Goodfellas by Martin Scorsese (1990)

The story of Henry Hill, an American of Italian-Irish descent, who rises through the ranks of the New York mafia in the 1950s.


“For as long as I can remember, I always wanted to be a gangster.
To me, being a gangster was better than being president of the United States.”

(Henry Hill)


Theft, robbery, violence, and extortion. It’s all perfectly normal if you’re a “goodfella” and part of the mob family that rules the underworld of New York’s low neighborhoods.

Ambitious Henry Hill knows this well, engaged in his personal climb within the organization, starting from a far-from-privileged position.

His is a sort of inverted American dream, distorted, where success and personal fulfillment become selfishness and oppression, something that has nothing to do with common good and collectivity.

Only luxury, wealth, ostentation, personal well-being, and loyalty to the “family” count.

Everything is driven by animal impulses, without the slightest sense of guilt. Only the end result matters, no one cares about the consequences; the only purpose is to get rich, dishonestly and with minimal effort.

And it doesn’t matter if, in doing so, you end up losing your soul.


Scorsese crafts an impeccable film, in every respect.

The depiction of twenty-five years of the protagonist’s life is realized through an adrenaline-fueled pace that knows very few breaks.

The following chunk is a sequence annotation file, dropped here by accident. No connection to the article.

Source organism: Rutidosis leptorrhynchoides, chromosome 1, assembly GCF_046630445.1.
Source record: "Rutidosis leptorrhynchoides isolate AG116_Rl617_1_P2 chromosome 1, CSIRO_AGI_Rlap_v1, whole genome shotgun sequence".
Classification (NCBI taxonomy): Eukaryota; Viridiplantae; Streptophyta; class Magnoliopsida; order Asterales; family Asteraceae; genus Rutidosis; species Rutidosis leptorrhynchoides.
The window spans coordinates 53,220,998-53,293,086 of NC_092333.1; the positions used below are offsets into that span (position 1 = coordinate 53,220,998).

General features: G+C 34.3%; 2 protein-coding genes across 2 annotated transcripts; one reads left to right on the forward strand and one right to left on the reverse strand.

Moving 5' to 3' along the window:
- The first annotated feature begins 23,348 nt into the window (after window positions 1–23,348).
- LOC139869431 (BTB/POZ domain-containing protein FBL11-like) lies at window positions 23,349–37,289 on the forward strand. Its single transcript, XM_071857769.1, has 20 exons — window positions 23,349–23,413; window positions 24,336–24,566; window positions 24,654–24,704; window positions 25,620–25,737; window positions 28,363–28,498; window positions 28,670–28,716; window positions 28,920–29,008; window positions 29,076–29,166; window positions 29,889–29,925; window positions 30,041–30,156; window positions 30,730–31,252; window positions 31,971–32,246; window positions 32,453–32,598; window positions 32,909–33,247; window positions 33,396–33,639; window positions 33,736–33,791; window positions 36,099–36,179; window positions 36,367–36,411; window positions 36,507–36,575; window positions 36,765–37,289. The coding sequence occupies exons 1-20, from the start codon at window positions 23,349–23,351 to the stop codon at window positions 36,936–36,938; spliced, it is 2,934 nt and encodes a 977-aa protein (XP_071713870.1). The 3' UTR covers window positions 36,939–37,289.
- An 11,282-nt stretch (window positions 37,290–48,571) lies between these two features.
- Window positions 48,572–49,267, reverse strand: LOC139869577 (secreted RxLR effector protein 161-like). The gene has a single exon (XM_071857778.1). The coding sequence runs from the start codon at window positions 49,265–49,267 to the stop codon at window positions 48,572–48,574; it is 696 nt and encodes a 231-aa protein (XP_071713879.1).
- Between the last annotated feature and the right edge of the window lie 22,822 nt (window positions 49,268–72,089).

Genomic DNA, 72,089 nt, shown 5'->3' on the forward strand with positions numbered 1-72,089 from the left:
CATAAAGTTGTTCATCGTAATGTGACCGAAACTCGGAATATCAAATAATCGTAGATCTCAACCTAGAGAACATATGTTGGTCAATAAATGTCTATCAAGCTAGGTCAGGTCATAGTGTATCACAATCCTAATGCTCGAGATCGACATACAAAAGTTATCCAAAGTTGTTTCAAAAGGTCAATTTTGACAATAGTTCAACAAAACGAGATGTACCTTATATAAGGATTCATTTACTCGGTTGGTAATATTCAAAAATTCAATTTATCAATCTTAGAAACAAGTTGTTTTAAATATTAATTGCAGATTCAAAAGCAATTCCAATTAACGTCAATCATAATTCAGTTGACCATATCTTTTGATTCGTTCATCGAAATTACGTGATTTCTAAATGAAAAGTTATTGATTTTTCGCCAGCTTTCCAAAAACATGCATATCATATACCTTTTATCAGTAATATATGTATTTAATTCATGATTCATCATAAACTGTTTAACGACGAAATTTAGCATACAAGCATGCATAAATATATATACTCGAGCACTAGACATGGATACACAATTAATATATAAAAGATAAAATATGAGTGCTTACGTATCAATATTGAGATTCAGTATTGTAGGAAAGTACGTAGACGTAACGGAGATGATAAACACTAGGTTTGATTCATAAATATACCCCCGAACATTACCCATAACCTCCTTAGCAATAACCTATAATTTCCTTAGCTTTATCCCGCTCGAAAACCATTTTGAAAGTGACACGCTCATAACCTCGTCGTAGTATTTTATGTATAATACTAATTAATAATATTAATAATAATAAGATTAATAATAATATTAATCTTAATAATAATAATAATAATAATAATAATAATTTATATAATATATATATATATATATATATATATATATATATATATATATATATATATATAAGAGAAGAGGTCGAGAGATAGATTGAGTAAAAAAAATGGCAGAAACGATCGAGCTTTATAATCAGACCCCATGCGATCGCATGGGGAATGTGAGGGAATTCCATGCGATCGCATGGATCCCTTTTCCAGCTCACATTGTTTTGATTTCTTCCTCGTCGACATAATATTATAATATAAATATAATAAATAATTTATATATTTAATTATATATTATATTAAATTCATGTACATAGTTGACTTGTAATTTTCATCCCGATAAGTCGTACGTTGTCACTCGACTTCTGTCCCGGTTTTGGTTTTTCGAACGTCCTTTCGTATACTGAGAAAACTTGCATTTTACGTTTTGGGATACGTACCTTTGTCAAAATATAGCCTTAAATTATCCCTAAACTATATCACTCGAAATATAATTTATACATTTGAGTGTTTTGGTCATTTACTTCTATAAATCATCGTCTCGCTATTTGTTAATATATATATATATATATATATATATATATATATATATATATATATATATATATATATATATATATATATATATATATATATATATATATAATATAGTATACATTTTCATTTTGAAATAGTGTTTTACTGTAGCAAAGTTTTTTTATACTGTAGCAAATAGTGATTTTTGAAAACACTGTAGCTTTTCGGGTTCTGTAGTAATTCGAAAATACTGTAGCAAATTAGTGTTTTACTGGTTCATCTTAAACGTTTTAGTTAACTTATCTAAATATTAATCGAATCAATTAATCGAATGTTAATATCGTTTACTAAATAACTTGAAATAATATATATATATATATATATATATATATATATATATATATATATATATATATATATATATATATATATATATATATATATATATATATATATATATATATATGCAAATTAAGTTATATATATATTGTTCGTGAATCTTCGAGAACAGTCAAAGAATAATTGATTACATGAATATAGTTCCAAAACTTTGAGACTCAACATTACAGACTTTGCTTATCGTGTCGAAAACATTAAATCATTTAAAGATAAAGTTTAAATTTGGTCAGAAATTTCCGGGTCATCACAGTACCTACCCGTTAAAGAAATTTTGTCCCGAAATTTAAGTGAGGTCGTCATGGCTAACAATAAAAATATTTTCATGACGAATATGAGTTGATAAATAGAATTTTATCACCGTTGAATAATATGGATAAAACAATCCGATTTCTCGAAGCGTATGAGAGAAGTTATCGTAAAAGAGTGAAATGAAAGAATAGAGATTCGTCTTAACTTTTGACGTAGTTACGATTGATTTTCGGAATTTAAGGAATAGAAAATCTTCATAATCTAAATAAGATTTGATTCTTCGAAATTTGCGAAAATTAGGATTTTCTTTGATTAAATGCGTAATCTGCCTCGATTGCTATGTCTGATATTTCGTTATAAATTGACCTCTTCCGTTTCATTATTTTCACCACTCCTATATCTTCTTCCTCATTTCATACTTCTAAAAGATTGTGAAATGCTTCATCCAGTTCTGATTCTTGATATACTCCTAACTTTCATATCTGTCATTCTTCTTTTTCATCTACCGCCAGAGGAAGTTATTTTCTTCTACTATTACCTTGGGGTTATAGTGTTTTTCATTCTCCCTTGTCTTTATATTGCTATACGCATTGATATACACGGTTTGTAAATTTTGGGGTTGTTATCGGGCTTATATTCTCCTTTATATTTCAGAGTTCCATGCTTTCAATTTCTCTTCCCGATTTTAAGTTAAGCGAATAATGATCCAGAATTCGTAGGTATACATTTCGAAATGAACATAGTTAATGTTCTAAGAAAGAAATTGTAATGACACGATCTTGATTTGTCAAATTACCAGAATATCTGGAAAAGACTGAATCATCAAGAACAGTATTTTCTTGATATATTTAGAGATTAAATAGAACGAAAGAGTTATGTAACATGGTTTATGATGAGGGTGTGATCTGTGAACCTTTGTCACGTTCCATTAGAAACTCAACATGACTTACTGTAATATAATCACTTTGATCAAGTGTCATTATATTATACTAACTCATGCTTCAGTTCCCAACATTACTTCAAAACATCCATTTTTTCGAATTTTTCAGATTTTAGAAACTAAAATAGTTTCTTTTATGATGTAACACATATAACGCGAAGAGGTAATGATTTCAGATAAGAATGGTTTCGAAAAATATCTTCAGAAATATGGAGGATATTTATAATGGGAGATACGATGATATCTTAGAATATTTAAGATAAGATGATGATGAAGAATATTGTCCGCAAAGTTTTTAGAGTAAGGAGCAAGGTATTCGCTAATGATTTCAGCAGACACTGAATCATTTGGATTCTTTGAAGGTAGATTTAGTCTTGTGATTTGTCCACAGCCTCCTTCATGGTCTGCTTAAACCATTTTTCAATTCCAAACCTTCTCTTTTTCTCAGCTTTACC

All thanks to alternating editing and fast, incisive sequences, made up of virtuosic and sudden camera movements that follow the scene, almost becoming an integral part of it.

The screenplay was written by Scorsese himself and Nicholas Pileggi, adapted from the latter’s novel, “Wiseguy,” which in turn is based on the real-life experiences of informant Henry Hill.

The entire cast delivers outstanding performances, starting with De Niro, who dominates the scene with unforgettable facial expressions and gazes.

The late Ray Liotta is excellent at conveying all the ambition of his character, a sort of self-made man whose sole objective is to succeed within the criminal organization.

And then there’s Joe Pesci, who rightfully receives an Oscar for Best Supporting Actor for his second collaboration with Scorsese, after “Raging Bull.”

His Tommy DeVito remains engraved in collective memory: a mad, unpredictable, and violent man

Leave a Reply

Your email address will not be published. Required fields are marked *